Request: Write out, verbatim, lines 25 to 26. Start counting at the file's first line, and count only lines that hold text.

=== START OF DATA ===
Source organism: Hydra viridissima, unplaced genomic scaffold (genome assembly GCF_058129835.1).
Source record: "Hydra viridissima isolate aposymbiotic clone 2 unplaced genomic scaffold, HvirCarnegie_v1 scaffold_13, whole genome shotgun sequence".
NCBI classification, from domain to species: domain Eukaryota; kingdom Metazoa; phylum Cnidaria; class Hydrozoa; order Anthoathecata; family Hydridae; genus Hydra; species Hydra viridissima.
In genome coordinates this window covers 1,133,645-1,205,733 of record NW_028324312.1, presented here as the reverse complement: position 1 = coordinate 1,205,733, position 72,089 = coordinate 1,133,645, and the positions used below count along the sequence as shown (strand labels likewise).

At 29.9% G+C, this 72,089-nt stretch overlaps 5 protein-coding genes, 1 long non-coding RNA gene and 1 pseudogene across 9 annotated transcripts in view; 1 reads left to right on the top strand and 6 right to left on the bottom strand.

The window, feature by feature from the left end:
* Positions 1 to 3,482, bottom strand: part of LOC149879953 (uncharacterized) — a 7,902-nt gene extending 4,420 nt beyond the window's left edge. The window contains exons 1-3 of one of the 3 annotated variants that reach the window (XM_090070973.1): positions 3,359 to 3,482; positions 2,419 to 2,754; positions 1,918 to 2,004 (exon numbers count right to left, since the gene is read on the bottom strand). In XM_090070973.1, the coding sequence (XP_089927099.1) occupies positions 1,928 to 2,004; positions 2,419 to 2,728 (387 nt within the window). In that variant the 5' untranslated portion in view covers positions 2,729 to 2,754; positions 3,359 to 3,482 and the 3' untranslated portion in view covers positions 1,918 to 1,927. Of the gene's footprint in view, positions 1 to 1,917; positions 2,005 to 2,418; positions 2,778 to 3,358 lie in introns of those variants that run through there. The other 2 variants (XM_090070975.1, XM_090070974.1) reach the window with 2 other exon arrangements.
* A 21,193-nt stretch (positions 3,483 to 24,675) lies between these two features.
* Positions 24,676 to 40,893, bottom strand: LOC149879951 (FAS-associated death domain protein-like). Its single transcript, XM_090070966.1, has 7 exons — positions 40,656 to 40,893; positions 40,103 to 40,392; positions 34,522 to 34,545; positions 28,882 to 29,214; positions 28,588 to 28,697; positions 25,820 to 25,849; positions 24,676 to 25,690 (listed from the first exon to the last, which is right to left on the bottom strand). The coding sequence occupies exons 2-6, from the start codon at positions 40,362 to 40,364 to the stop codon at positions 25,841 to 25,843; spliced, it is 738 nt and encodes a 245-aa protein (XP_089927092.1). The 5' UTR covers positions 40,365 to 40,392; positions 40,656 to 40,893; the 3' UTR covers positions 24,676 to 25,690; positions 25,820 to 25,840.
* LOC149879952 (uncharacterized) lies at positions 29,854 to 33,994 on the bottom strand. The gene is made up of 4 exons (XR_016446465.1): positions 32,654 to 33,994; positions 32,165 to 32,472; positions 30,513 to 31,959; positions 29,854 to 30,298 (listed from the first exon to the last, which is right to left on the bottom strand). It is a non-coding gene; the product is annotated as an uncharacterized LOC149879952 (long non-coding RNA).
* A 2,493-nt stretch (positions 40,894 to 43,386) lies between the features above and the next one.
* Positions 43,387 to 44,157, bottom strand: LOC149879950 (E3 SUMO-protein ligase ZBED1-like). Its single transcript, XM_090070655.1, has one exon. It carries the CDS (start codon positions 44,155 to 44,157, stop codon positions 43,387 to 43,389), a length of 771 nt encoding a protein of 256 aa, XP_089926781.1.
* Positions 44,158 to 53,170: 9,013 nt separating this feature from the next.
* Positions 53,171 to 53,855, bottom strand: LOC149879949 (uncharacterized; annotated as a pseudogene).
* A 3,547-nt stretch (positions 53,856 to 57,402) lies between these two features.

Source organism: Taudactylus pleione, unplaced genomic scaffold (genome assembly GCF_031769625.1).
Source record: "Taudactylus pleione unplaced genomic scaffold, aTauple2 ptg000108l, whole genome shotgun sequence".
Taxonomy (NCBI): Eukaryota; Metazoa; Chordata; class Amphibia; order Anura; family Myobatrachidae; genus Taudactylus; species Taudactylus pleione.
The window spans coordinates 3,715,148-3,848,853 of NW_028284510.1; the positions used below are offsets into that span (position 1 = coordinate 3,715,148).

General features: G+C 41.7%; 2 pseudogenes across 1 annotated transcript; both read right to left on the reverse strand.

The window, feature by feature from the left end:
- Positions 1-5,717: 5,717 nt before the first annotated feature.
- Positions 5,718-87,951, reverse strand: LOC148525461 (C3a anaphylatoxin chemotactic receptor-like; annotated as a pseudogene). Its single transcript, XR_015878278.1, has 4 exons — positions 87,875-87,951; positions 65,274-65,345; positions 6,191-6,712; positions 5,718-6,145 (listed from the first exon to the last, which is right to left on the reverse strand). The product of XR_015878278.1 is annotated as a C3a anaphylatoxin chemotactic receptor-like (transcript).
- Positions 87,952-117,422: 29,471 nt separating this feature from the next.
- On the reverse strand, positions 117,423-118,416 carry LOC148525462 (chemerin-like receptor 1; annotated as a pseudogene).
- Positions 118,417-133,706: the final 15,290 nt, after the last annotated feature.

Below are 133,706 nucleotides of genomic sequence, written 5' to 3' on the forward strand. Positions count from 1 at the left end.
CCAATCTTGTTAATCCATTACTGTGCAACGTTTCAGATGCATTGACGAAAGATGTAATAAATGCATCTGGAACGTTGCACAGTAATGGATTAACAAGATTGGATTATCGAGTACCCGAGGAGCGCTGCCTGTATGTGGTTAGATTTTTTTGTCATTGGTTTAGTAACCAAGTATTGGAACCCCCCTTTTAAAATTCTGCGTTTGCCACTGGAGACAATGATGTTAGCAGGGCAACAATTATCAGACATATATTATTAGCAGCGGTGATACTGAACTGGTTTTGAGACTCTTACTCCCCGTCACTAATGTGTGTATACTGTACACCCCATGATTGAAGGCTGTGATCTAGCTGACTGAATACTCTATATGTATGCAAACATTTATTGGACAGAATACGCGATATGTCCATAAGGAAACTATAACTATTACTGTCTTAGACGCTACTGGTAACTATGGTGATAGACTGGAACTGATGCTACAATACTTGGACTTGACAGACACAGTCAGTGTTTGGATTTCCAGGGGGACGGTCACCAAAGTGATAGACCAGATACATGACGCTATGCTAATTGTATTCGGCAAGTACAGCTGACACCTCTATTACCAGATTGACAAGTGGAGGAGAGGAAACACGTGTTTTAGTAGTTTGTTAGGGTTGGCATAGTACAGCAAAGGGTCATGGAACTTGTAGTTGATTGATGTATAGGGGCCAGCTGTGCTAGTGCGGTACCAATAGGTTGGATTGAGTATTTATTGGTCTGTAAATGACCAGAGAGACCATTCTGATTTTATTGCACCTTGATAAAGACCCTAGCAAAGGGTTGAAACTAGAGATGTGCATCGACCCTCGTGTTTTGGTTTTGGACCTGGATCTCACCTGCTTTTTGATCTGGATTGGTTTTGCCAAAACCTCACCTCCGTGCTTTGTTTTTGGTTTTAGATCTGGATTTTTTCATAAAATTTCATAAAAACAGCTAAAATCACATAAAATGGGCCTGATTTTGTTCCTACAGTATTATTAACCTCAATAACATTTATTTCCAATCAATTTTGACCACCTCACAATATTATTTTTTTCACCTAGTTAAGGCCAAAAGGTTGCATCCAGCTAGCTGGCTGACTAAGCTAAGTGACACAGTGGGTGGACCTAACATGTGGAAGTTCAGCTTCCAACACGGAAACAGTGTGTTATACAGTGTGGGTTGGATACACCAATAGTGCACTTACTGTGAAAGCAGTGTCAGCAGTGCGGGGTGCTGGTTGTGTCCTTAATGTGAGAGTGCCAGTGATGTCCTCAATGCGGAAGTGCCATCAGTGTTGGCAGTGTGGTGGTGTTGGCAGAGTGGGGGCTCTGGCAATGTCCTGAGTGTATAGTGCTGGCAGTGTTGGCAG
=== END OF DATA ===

- On the reverse strand, positions 117,423-118,416 carry LOC148525462 (chemerin-like receptor 1; annotated as a pseudogene).
- Positions 118,417-133,706: the final 15,290 nt, after the last annotated feature.